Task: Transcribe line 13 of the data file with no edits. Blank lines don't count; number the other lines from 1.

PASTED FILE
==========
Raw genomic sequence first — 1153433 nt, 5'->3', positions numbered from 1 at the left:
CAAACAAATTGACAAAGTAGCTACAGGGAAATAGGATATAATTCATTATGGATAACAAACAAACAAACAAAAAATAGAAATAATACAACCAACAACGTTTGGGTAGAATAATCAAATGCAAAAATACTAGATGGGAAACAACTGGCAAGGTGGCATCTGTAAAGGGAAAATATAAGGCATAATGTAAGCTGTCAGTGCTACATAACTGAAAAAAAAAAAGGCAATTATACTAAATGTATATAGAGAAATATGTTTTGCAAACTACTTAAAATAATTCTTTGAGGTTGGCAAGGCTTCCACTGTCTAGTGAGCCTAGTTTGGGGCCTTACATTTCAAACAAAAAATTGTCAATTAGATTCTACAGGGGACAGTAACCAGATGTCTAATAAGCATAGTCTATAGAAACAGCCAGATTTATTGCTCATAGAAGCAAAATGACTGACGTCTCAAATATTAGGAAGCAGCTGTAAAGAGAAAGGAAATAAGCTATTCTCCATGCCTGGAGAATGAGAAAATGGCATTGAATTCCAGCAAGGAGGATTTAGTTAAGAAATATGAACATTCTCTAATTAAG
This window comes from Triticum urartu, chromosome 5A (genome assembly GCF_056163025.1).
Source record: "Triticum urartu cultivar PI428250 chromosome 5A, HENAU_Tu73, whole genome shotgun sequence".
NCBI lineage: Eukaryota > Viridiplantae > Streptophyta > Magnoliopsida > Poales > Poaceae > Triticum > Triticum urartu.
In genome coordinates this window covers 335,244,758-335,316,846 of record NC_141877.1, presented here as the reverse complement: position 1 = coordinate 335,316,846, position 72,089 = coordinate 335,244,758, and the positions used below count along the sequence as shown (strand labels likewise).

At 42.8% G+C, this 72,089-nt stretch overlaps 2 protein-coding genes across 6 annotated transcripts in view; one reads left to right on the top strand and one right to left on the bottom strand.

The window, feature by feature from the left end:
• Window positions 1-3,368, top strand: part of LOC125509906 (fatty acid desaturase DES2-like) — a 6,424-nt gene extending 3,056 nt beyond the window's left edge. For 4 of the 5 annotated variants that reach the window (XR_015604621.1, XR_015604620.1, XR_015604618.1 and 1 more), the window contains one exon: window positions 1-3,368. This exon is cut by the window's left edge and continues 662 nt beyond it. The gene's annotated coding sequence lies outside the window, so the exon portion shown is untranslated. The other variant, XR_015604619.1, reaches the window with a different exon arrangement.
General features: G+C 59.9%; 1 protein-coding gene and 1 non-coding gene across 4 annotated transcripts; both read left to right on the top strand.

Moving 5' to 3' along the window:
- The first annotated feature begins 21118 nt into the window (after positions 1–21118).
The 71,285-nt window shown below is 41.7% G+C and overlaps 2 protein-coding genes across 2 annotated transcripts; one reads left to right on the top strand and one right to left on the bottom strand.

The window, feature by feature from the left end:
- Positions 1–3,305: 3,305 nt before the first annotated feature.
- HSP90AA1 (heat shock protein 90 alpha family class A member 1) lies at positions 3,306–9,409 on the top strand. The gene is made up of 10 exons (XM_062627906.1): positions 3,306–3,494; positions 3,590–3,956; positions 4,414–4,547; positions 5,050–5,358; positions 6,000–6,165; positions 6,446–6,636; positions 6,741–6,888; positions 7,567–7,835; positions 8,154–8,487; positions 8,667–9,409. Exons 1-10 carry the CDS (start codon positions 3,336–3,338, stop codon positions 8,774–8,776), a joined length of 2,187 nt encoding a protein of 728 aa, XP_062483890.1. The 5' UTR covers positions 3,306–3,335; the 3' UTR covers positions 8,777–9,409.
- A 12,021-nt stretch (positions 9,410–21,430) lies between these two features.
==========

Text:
The 71,285-nt window shown below is 41.7% G+C and overlaps 2 protein-coding genes across 2 annotated transcripts; one reads left to right on the top strand and one right to left on the bottom strand.